Judge Rules Douglas Didn't Discriminate; African-Americans Sued City, Saying Utility Charged Them More Than It Did Whites

Article excerpt

Byline: Terry Dickson

A federal judge has issued a summary judgment on behalf of the city of Douglas in a $163 million lawsuit in which African-American residents said the city charged them more for electricity than it did whites.

Douglas Energy Relief Association, Toni Des'Hazor, Annie Pearl Black, Vera Freeman and Edward Freeman had sued the city and the City Council in December 2010 asserting that the city's electric utility billed them for more power than they actually used. The plaintiffs also asserted the discrepancy in billing was based on their race.

In an earlier order, Chief District Judge Lisa Godbey Wood warned that a disparity in billing between African-Americans and whites was not enough, that the plaintiffs had to show the overbilling resulted because of their race.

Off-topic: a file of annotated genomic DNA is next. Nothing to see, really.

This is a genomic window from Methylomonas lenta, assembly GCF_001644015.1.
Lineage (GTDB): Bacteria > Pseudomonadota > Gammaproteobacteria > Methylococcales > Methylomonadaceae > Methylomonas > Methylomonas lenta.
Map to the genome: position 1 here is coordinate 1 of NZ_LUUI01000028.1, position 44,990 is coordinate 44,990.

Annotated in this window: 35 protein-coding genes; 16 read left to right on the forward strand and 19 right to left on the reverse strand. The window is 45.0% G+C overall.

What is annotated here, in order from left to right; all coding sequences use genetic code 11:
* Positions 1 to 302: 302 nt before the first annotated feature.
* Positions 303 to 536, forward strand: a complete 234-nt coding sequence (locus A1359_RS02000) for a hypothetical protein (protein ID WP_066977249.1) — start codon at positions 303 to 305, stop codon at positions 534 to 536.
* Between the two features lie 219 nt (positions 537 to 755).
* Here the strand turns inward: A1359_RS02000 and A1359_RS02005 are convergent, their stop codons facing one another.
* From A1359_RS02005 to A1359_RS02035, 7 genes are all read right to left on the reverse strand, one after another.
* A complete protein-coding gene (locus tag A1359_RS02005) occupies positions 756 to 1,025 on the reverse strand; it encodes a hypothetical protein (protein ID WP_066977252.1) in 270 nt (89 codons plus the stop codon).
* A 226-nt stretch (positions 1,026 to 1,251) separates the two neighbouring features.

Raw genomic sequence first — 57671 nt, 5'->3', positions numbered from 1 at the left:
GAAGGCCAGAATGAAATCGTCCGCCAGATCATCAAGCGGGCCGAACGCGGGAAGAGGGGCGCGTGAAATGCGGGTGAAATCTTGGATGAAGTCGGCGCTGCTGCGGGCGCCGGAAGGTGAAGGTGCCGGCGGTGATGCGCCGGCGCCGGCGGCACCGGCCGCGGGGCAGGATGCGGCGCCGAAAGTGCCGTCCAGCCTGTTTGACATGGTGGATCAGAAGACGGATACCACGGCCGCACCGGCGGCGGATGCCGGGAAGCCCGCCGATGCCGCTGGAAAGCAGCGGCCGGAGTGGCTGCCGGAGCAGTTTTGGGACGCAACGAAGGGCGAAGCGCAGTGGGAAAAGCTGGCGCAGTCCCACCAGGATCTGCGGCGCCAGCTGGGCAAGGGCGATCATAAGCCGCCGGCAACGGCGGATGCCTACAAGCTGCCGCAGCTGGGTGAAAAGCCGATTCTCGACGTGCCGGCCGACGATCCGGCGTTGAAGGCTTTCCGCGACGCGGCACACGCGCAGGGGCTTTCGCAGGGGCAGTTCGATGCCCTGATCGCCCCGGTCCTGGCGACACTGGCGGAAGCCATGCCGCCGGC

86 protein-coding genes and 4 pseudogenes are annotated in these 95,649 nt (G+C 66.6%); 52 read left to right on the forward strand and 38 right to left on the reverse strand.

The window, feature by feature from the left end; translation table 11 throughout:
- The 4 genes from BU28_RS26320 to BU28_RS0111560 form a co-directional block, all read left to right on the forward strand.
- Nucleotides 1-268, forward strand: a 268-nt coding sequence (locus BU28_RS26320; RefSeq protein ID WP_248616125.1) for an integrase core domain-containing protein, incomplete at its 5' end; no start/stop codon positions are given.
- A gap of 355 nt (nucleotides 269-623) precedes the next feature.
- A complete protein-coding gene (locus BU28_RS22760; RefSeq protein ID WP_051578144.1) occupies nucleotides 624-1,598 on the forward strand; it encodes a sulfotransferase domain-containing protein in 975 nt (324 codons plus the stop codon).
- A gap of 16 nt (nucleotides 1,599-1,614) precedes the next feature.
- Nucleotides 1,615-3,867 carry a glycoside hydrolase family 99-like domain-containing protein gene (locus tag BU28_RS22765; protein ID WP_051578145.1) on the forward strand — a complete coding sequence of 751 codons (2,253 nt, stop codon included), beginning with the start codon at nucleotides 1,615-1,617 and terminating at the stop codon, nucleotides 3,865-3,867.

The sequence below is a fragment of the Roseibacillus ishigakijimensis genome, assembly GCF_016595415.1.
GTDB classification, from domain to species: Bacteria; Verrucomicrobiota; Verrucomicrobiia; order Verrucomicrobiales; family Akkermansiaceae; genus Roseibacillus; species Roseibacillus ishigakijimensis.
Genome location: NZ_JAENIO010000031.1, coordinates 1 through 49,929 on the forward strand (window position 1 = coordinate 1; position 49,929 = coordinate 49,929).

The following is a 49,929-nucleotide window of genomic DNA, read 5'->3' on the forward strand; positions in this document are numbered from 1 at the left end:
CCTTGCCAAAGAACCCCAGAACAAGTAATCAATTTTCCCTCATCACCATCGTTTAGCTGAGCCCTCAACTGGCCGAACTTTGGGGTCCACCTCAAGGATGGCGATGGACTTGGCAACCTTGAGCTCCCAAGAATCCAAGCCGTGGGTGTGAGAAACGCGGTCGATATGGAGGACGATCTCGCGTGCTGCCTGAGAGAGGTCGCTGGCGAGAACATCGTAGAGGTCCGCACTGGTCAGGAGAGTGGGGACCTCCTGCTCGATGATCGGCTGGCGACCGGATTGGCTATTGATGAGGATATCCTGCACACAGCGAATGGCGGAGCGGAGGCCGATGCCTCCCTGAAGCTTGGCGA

In her order, Wood noted that the plaintiffs filed a supplemental brief and attached nearly 2,000 pages of documents as exhibits, the vast majority of which were utility bills and plaintiffs' letters alleging racial discrimination.

Wood said she reviewed the evidence "page by page."

Using a chart, the plaintiffs compared the bills of Caucasian residents with those of African-American residents in public housing, Wood's order says.

The bills of 21 white residents ranged from $271.35 to $30.16 while those of 26 African-Americans ranged from $567.67 to $173.35. That evidence was insufficient, Wood said, because the bills of whites were due on Feb. …


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